Fine Particulate Matter - PM2.5

Scientific and news articles on particle air pollution.

Fine Particulate Matter - PM2.5

Postby Wilberforce » Sat May 23, 2015 8:48 pm

2.1 Fine Particulate Matter - PM2.5

The primary sources of fine particulates in the atmosphere are emissions from combustion
processes. Health research in the lower 48 states and Alaska has found that PM2.5 sized particles
are creating major health problems throughout communities across the United States. For people
in northern states with cold winters, this problem is exacerbated by increased exposure to fine
particulate generated by home heating with wood during periods of extreme cold and extended
wintertime temperature inversions which trap pollutants close to ground level. Smoke can also
be a severe problem during spring and summer wildland fire season. Wildland fires may occur
throughout Alaska but are very common to the Interior.

Wood smoke from home heating has been a major contributor to elevated fine particulate levels
in Southeast Alaska for years. Juneau’s Mendenhall Valley exceeded the PM10 standard3
numerous times in the late 1980s and early 1990s, but successfully reduced particulate matter
levels with an effective wood smoke control program, public education, and woodstove
conversion to pellet stoves and oil-fired space heaters.

Fine particulates have also been a concern in some Interior Alaska communities, especially
during the winter months when extremely strong inversions trap emitted particles close to the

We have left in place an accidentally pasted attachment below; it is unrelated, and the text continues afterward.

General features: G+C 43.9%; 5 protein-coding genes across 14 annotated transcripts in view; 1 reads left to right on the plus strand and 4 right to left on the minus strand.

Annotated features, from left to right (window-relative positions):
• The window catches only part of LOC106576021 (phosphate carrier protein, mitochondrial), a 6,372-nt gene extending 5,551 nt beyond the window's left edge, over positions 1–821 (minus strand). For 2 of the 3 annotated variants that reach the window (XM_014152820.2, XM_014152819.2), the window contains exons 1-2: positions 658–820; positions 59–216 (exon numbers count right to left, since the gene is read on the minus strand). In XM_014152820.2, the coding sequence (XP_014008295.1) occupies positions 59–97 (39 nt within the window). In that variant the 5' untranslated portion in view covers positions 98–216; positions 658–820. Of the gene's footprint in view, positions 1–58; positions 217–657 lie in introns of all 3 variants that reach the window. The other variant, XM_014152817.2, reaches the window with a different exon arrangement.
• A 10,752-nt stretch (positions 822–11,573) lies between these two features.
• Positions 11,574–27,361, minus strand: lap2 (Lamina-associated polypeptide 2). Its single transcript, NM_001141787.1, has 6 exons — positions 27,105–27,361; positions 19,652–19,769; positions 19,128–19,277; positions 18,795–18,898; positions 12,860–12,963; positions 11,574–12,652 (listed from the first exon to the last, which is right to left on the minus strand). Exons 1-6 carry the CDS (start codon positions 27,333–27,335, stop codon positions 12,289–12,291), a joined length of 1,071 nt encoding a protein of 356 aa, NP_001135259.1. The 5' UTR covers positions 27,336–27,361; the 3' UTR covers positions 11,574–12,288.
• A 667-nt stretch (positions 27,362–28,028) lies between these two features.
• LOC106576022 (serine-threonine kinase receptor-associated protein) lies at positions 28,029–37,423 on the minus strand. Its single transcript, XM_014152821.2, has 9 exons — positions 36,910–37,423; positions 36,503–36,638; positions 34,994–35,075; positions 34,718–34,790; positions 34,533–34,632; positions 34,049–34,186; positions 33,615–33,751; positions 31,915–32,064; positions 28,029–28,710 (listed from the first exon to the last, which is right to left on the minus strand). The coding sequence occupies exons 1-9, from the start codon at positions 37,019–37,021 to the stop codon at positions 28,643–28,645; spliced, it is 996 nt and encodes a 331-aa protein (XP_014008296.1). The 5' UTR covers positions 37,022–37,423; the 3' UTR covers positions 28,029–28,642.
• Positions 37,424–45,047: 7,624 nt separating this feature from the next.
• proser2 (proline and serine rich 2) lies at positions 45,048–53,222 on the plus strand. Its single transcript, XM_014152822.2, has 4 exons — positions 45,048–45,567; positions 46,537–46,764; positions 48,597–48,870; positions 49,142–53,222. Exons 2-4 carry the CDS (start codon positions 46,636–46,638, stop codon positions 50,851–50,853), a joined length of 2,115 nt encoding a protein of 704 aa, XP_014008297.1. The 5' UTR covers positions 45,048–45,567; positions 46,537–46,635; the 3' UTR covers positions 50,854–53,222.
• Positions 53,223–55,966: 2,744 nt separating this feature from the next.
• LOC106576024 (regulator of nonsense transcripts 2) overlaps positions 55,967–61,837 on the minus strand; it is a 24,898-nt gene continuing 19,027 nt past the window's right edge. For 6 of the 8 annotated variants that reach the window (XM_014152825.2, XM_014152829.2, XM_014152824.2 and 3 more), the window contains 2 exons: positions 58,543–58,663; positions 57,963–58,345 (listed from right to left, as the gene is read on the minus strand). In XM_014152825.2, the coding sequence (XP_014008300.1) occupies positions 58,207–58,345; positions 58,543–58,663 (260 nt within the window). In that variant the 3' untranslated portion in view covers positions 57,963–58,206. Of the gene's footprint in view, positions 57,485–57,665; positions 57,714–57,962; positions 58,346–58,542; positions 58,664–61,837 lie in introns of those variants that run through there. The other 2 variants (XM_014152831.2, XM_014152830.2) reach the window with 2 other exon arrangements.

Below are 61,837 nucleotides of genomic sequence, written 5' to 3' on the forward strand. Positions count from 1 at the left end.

surface. In the smaller, rural villages, this problem is normally associated with wood smoke. In
the large communities like Fairbanks, which is designated as non-attainment for the 24-hour
PM2.5 NAAQS, the pollution is a mix primarily comprising wood smoke from woodstoves and
hydronic heaters, but also including emissions from coal-fired power plants, vehicular traffic,
and oil-fired heating systems.

PDF
http://dec.alaska.gov/air/am/2015Public ... rkplan.pdf
• The Surgeon General has determined that there is no safe level of exposure to ambient smoke!

• If you smell even a subtle odor of smoke, you are being exposed to poisonous and carcinogenic chemical compounds!

• Even a brief exposure to smoke raises blood pressure, (no matter what your state of health) and can cause blood clotting, stroke, or heart attack in vulnerable people. Even children experience elevated blood pressure when exposed to smoke!

• Since smoke drastically weakens the lungs' immune system, avoiding smoke is one of the best ways to prevent colds, flu, bronchitis, or risk of an even more serious respiratory illness, such as pneumonia or tuberculosis! Does your child have the flu? Chances are they have been exposed to ambient smoke!
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